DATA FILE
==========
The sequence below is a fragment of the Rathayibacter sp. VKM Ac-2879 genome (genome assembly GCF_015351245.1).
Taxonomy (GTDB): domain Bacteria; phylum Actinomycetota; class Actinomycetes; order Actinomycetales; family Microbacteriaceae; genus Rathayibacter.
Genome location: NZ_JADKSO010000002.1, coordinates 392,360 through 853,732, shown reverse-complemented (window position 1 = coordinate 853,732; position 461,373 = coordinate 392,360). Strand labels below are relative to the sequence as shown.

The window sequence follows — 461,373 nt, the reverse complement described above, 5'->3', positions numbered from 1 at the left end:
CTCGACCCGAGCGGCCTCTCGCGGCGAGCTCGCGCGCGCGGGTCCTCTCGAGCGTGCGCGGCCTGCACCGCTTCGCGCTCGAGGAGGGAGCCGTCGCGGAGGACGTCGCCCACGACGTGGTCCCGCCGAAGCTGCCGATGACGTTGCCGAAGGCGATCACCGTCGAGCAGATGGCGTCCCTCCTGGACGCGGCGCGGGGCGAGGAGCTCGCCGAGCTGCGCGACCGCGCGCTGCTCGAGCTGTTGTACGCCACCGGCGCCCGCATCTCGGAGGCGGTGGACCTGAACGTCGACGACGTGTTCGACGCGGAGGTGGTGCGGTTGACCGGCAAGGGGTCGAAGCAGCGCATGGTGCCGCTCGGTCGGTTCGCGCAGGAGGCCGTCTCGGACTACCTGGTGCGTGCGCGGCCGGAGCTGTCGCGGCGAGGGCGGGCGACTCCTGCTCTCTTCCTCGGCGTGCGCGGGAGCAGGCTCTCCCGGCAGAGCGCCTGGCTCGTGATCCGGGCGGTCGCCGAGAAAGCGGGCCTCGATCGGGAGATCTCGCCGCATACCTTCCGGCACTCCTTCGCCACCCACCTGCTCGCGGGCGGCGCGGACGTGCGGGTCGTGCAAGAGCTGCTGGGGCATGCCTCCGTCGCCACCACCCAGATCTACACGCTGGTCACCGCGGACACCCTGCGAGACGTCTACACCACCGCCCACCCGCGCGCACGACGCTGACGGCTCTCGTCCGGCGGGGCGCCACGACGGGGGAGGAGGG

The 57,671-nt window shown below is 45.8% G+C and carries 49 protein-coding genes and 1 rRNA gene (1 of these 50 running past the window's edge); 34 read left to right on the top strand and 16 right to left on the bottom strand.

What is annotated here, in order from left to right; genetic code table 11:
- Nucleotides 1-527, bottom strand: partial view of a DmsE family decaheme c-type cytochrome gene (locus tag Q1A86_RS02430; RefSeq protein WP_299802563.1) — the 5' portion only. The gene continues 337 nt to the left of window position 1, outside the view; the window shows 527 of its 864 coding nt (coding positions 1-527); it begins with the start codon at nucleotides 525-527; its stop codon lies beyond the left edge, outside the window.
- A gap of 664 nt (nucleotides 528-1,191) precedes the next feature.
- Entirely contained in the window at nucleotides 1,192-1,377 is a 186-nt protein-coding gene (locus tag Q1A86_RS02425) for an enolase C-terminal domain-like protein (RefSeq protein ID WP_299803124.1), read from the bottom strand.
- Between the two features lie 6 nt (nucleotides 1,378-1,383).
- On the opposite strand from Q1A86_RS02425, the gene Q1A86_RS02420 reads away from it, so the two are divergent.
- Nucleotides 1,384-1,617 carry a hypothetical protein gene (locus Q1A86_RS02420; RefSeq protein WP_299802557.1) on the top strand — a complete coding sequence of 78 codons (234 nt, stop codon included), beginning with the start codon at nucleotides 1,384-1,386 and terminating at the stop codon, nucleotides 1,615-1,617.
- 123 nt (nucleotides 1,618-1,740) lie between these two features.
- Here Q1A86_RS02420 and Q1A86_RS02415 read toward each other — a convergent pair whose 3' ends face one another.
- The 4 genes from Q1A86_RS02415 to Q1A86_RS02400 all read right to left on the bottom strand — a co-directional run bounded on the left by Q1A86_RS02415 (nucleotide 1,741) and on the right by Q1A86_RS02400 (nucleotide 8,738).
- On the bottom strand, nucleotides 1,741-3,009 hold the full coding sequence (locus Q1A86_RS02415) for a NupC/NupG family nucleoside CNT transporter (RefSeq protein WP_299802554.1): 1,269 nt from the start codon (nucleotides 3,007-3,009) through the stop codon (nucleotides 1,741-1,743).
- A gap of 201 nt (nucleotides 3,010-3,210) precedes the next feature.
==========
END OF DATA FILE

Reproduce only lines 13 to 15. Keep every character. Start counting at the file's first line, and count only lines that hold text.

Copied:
- Nucleotides 1,384-1,617 carry a hypothetical protein gene (locus Q1A86_RS02420; RefSeq protein WP_299802557.1) on the top strand — a complete coding sequence of 78 codons (234 nt, stop codon included), beginning with the start codon at nucleotides 1,384-1,386 and terminating at the stop codon, nucleotides 1,615-1,617.
- 123 nt (nucleotides 1,618-1,740) lie between these two features.
- Here Q1A86_RS02420 and Q1A86_RS02415 read toward each other — a convergent pair whose 3' ends face one another.